ABOVE: The commission works to teach children the mysteries of the great outdoors and to enjoy the untouched beauty of each Nature Preserve. They also work to conserve, protect and educate for proper conservation. Photos courtesy of KSNP.
By Joyce Bender
Kentucky State Nature Preserves
The Kentucky State Nature Preserves Commission is celebrating its 40th anniversary this summer. They have been busy commemorating the occasion with guided hikes and lectures throughout the year to date.
In July of 1976, the statutes that arose from Senate Bill 155 went into effect and mandated the commission to, “secure for the people of present and future generations the benefits of an enduring resource of natural areas by establishing a system of nature preserves, protecting these areas and gathering and disseminating information regarding them, establishing and maintaining a registry of natural areas, and otherwise encouraging and assisting in the preservation of natural areas and features.” Commission staff past and present have diligently done their jobs with this as the agency’s marching orders.
With four executive directors since 1976, leading an organization with such an all-encompassing mission can be extremely daunting. Donald F. Harker, Jr. served as the first director, beginning in 1977. With an incredible vision to build capacity, he used several substantial grants to hire a number of field biologists to initiate inventories of the state. These surveys enabled the commission to lay the groundwork from which sprouted the nature preserve system and a rare species database.
Richard Hannan led the commission from 1982 until 1992. His tenure brought the first appropriation of funds from the General Assembly to purchase nature preserves. Prior to 1990, they had dedicated state park properties, cobbled together funds from various sources and matched Land and Water Conservation Fund grants with land donations to reach a total of 18 preserves.
Robert McCance was the third director, serving from 1993 until 1997. The Rare Plant Recognition Act was passed during his term and during that year the agency closed on the first tract at Blanton Forest State Nature Preserve, the state’s largest old growth forest. The nature license plate became available for purchase in 1995, providing the commission’s first regular funding for the acquisition of natural areas through the Kentucky Heritage Land Conservation Fund. These nature license plates can still be purchased today at county clerk’s offices across Kentucky to help continue land preservation.
Donald S. Dott, Jr. became the fourth director in 1998 and after eighteen years, has the distinction of being the longest-serving director to date. In 1998, the commission moved ahead with new technology by acquiring Geographic Information System capability. By 2001, the commission could finally say there were preserves from one end of the state to the other. In 2015, he successfully spearheaded efforts to get their highly regarded book, Kentucky’s Natural Heritage: An Illustrated Guide to Biodiversity (published in 2010) into every middle and high school, including Kentucky’s colleges and universities statewide.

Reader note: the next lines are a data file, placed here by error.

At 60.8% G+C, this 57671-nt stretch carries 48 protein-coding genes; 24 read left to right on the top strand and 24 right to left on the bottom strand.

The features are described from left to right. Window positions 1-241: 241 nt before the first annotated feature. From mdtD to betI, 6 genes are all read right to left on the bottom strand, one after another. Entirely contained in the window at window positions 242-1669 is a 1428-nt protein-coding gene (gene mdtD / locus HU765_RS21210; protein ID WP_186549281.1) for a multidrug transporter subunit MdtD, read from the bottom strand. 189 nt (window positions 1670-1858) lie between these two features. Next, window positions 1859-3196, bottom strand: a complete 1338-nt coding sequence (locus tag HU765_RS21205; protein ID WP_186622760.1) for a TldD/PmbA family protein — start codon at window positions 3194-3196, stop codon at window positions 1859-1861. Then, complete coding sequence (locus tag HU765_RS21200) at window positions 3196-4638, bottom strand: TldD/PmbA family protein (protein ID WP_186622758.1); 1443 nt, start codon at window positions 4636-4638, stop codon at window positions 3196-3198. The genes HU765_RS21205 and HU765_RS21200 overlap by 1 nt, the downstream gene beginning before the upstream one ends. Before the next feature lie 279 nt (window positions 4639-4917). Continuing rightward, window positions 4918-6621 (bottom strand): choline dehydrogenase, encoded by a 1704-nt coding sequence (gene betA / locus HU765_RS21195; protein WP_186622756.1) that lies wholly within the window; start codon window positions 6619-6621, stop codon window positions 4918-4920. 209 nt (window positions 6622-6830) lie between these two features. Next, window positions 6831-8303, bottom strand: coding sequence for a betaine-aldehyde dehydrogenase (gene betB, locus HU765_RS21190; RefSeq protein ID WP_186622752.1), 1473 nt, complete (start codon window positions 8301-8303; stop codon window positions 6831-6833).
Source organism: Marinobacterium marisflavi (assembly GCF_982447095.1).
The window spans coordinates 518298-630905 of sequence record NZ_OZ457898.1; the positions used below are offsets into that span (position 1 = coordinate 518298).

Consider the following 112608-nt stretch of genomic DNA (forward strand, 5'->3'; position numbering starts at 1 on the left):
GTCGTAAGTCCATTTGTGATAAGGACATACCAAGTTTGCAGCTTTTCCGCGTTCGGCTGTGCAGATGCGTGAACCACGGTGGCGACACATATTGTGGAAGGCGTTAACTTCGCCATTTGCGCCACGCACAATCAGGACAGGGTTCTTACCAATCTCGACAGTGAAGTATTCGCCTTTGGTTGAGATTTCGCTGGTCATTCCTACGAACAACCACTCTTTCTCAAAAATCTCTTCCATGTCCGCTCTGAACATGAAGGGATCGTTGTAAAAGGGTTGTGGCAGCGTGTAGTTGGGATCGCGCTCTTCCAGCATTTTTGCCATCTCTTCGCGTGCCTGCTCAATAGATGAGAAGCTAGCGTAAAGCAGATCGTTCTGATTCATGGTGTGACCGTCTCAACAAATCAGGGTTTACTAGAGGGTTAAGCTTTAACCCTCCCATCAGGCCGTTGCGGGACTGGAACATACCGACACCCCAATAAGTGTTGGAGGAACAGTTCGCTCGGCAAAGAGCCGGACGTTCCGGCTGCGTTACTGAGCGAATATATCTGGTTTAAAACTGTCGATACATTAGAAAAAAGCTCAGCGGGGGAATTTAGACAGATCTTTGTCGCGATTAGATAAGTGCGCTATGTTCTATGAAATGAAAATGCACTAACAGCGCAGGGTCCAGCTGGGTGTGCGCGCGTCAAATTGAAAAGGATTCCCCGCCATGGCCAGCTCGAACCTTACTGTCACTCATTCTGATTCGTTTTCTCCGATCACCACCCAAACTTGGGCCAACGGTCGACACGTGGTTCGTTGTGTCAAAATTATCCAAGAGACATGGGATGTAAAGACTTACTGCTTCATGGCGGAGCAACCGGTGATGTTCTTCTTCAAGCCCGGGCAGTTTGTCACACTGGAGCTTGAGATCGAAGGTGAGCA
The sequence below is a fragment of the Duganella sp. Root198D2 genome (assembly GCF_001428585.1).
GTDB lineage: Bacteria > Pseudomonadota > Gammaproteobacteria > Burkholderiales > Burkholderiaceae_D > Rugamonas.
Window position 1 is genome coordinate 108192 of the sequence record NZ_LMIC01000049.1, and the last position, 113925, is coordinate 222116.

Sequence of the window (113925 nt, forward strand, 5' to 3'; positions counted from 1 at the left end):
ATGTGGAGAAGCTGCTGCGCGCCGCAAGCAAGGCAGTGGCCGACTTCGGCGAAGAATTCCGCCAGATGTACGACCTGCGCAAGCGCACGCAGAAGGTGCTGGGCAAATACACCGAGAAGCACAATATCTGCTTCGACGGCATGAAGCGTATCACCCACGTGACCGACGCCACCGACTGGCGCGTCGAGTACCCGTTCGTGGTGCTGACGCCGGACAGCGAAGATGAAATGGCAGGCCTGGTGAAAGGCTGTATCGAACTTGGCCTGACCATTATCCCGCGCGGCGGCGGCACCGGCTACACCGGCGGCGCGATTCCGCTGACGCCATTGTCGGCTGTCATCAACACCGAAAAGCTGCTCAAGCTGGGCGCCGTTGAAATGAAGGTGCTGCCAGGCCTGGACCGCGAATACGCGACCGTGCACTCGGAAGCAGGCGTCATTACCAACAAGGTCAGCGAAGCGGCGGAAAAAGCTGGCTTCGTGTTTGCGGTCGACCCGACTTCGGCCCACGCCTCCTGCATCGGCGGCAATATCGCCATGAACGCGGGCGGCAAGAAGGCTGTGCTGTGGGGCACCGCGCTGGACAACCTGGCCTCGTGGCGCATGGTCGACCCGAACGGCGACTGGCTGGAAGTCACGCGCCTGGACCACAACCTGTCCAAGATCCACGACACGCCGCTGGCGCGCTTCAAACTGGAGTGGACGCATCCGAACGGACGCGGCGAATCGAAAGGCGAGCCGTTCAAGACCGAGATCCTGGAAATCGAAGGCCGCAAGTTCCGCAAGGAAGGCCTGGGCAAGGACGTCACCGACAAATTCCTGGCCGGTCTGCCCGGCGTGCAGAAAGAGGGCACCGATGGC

“With 63 State Nature Preserves and an estimated 20,000 visitors annually, the commission is no longer the best kept secret in state government with visitors coming from across the country and even from foreign countries,” said Donald S. Dott. “Kentucky’s committed staff of biologists continue to search the state for the rarest of the rare and the finest examples of Kentucky’s natural landscape. Surprisingly to many folks, new species are still being discovered in Kentucky, and we plan to keep on working hard and discovering new things as we can.”
Some notable items that illustrate the breadth of their work includes protecting 63 state nature preserves and natural areas totaling over 28,000 acres and tracking 12,684 records of rare species, natural communities in the Natural Heritage Program database. Biologists continue to conduct rare species and natural community inventories, and the agency supports research that has resulted in finding species new to science and a few species that have not been seen for decades. The commission’s work has led to the federal listing of two plant species, one in 2013, the other in 2014, and the delisting of one in 2016. Many of these projects are the results of collaborations with state, federal and private conservation organizations, colleges and universities with whom they share common goals.
Looking ahead, land alterations and invasion of non-native species will continue to take their toll on natural areas and rare species habitat. The impacts from global climate change are still hard to assess and plan for. The commission is working with partners to consider appropriate responses to the potential changes coming to Kentucky. They are trying to predict where best to designate protected corridors for species movement as conditions change and animal and plant populations shift in response. We have taken on the study of hymenoptera (bees) and joined forces to aid the monarch butterfly as we assess the plight of pollinator decline. Outreach to the public always remains an important part of their mission. The need to ensure that all Kentuckians are aware of the great benefits derived from maintaining high quality natural areas across the Commonwealth is still a message that rights true and bright to each agency worker.